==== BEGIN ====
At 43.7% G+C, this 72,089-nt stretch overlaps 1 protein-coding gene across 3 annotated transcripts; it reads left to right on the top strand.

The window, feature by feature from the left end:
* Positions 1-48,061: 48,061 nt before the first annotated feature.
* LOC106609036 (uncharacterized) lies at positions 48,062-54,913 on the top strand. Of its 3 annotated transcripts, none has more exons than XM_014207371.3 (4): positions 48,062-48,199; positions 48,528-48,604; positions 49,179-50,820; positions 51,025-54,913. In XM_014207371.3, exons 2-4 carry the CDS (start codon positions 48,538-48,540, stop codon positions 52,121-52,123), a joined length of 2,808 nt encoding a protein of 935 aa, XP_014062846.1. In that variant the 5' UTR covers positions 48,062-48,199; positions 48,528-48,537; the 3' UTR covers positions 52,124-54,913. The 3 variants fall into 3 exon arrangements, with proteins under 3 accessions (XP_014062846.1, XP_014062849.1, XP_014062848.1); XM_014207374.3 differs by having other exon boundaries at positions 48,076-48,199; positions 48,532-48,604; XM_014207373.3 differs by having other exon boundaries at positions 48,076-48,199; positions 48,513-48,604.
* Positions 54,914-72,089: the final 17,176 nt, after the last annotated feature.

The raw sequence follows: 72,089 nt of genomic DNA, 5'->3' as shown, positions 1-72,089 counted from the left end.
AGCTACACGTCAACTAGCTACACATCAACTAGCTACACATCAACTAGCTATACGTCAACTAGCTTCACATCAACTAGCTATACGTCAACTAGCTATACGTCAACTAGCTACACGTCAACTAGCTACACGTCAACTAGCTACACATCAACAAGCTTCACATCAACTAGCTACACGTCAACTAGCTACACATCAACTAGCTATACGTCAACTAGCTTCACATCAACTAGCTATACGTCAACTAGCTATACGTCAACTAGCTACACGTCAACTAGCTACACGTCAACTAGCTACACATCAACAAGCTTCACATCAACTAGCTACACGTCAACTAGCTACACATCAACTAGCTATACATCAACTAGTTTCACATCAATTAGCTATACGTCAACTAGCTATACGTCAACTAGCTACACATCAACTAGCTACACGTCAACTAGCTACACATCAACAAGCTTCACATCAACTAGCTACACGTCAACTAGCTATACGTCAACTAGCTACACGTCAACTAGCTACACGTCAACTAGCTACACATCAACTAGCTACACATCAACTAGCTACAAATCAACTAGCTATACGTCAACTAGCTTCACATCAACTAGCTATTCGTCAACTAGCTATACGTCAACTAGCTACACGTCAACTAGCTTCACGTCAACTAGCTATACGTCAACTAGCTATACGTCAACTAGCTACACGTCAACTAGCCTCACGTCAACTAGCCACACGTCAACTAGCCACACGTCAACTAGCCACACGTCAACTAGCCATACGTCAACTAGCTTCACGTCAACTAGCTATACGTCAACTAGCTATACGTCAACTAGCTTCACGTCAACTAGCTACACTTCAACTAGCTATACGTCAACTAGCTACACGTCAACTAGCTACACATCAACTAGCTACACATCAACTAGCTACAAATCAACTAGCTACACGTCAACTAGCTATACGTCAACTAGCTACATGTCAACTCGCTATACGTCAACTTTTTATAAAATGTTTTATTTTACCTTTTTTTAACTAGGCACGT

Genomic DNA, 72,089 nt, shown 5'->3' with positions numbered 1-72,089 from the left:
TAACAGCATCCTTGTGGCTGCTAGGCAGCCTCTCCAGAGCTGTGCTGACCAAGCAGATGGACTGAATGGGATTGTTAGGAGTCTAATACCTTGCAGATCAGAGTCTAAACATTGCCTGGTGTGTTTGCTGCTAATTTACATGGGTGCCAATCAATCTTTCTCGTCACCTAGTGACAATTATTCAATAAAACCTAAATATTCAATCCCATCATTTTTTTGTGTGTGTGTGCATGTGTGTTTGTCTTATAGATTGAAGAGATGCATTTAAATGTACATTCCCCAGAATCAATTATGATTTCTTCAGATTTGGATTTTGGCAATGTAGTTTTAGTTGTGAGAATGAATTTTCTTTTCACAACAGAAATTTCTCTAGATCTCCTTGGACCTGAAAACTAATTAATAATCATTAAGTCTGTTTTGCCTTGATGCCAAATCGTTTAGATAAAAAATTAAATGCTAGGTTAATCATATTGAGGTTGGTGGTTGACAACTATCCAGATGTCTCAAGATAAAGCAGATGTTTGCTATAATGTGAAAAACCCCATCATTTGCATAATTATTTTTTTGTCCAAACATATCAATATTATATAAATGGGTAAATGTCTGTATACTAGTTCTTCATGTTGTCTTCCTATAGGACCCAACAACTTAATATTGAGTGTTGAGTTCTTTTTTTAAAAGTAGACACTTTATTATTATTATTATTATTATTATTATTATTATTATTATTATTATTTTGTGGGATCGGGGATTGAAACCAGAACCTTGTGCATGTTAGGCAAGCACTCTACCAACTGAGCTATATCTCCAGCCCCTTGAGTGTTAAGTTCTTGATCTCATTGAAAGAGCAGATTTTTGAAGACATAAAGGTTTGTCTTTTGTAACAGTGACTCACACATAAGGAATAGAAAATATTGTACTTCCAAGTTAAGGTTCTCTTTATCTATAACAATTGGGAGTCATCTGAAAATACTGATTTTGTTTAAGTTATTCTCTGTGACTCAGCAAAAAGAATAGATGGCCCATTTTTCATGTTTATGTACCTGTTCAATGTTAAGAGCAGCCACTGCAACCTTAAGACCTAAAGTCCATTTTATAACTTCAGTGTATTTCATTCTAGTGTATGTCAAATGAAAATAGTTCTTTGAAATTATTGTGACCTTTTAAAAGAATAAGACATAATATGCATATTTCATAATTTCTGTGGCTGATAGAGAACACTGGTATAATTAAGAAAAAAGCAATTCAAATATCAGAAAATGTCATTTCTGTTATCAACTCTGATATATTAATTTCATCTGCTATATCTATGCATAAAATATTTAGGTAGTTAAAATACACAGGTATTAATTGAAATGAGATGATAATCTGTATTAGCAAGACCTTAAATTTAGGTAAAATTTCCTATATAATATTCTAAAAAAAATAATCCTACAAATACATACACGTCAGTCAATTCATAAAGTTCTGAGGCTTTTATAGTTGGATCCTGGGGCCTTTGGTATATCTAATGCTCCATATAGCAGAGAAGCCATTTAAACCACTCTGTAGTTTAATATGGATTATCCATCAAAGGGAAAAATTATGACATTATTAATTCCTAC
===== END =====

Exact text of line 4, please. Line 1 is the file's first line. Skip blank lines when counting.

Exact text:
* LOC106609036 (uncharacterized) lies at positions 48,062-54,913 on the top strand. Of its 3 annotated transcripts, none has more exons than XM_014207371.3 (4): positions 48,062-48,199; positions 48,528-48,604; positions 49,179-50,820; positions 51,025-54,913. In XM_014207371.3, exons 2-4 carry the CDS (start codon positions 48,538-48,540, stop codon positions 52,121-52,123), a joined length of 2,808 nt encoding a protein of 935 aa, XP_014062846.1. In that variant the 5' UTR covers positions 48,062-48,199; positions 48,528-48,537; the 3' UTR covers positions 52,124-54,913. The 3 variants fall into 3 exon arrangements, with proteins under 3 accessions (XP_014062846.1, XP_014062849.1, XP_014062848.1); XM_014207374.3 differs by having other exon boundaries at positions 48,076-48,199; positions 48,532-48,604; XM_014207373.3 differs by having other exon boundaries at positions 48,076-48,199; positions 48,513-48,604.